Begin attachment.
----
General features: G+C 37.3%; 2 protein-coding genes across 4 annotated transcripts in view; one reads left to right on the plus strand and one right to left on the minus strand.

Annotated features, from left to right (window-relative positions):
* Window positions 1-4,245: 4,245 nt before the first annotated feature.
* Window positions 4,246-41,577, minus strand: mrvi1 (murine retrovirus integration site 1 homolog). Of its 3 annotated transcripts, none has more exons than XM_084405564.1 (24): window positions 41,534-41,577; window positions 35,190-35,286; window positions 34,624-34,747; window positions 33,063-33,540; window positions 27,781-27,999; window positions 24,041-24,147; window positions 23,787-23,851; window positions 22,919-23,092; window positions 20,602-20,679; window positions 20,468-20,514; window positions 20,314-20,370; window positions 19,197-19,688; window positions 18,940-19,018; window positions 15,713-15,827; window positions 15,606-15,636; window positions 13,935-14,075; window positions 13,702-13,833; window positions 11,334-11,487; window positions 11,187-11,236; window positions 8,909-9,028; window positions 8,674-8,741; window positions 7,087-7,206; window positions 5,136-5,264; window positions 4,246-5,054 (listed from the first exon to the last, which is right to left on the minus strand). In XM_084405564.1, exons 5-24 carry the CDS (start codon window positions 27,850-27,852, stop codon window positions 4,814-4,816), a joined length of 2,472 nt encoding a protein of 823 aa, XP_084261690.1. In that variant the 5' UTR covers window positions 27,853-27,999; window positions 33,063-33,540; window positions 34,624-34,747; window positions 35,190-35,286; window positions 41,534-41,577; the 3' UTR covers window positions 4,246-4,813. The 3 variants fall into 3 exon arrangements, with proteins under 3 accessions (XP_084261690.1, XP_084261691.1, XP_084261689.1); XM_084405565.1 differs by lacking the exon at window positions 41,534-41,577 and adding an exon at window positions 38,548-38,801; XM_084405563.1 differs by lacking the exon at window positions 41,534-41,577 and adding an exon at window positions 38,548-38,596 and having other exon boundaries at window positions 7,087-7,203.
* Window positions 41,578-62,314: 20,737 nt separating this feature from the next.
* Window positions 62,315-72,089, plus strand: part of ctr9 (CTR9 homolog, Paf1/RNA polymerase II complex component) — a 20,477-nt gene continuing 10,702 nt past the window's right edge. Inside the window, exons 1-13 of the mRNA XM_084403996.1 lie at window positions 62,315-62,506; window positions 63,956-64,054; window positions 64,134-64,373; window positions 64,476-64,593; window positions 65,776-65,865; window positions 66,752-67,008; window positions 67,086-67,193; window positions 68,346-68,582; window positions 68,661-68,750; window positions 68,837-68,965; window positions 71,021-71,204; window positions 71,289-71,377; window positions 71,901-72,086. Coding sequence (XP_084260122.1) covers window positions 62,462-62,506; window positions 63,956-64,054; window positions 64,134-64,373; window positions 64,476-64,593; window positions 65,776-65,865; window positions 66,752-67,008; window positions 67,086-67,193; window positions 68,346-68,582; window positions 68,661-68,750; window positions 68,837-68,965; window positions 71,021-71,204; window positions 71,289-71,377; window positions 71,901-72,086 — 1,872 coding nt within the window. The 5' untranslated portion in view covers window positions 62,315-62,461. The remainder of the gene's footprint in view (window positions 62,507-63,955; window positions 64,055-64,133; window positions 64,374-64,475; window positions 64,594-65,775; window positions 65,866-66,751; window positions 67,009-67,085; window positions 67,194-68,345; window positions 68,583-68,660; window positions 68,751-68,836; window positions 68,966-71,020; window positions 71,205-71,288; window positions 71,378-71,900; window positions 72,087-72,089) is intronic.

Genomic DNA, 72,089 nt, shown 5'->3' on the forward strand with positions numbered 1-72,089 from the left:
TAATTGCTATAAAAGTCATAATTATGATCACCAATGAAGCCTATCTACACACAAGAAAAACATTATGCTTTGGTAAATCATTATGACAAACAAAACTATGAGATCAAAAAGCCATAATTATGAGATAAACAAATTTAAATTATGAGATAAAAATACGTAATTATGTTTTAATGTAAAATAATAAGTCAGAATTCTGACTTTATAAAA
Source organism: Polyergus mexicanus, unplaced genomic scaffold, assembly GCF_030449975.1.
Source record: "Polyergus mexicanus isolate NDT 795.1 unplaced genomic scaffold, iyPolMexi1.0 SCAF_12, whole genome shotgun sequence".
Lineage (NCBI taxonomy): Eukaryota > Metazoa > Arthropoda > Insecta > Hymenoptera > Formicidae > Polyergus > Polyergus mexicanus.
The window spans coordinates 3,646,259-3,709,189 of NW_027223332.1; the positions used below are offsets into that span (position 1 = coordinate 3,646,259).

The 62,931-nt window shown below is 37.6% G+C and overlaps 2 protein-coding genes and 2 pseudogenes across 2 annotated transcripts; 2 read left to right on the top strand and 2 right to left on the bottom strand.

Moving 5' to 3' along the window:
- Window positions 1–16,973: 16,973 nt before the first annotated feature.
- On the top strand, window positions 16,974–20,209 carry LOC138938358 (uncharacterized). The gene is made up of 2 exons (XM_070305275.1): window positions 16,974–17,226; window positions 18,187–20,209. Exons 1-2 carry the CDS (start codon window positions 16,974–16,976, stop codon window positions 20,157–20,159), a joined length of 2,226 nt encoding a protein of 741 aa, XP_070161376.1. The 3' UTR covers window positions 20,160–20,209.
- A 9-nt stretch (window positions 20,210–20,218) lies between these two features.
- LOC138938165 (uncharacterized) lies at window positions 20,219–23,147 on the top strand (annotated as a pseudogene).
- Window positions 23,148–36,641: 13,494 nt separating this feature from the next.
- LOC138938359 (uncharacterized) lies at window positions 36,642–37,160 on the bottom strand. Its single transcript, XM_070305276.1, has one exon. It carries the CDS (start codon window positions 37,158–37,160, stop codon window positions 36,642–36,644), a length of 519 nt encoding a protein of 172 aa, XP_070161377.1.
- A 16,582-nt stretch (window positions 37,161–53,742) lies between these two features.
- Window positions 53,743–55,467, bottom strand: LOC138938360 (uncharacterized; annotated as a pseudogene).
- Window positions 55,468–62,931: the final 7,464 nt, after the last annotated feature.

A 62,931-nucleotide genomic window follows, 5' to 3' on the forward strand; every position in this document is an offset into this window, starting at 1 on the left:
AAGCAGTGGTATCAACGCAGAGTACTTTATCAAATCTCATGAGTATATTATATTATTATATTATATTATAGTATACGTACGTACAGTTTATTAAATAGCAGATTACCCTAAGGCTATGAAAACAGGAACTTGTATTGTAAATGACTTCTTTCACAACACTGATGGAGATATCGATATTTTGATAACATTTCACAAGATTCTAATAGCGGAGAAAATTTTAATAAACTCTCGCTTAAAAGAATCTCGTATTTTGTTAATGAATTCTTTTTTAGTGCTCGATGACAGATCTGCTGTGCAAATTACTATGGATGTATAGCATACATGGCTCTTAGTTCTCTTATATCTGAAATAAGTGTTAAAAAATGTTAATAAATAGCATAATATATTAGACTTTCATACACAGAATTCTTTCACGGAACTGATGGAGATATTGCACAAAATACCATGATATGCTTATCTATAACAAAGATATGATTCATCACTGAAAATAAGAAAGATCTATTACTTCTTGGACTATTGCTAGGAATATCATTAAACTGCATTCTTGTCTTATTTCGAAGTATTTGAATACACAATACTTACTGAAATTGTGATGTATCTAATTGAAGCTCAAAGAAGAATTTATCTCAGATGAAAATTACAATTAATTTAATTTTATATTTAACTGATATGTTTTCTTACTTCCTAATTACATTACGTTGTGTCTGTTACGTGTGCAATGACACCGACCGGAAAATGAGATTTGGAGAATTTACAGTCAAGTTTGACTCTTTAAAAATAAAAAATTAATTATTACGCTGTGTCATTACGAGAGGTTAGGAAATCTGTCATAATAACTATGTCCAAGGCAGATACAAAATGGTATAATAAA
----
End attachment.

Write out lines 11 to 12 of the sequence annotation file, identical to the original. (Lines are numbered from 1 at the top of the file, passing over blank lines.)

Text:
Lineage (NCBI taxonomy): Eukaryota > Metazoa > Arthropoda > Insecta > Hymenoptera > Formicidae > Polyergus > Polyergus mexicanus.
The window spans coordinates 3,646,259-3,709,189 of NW_027223332.1; the positions used below are offsets into that span (position 1 = coordinate 3,646,259).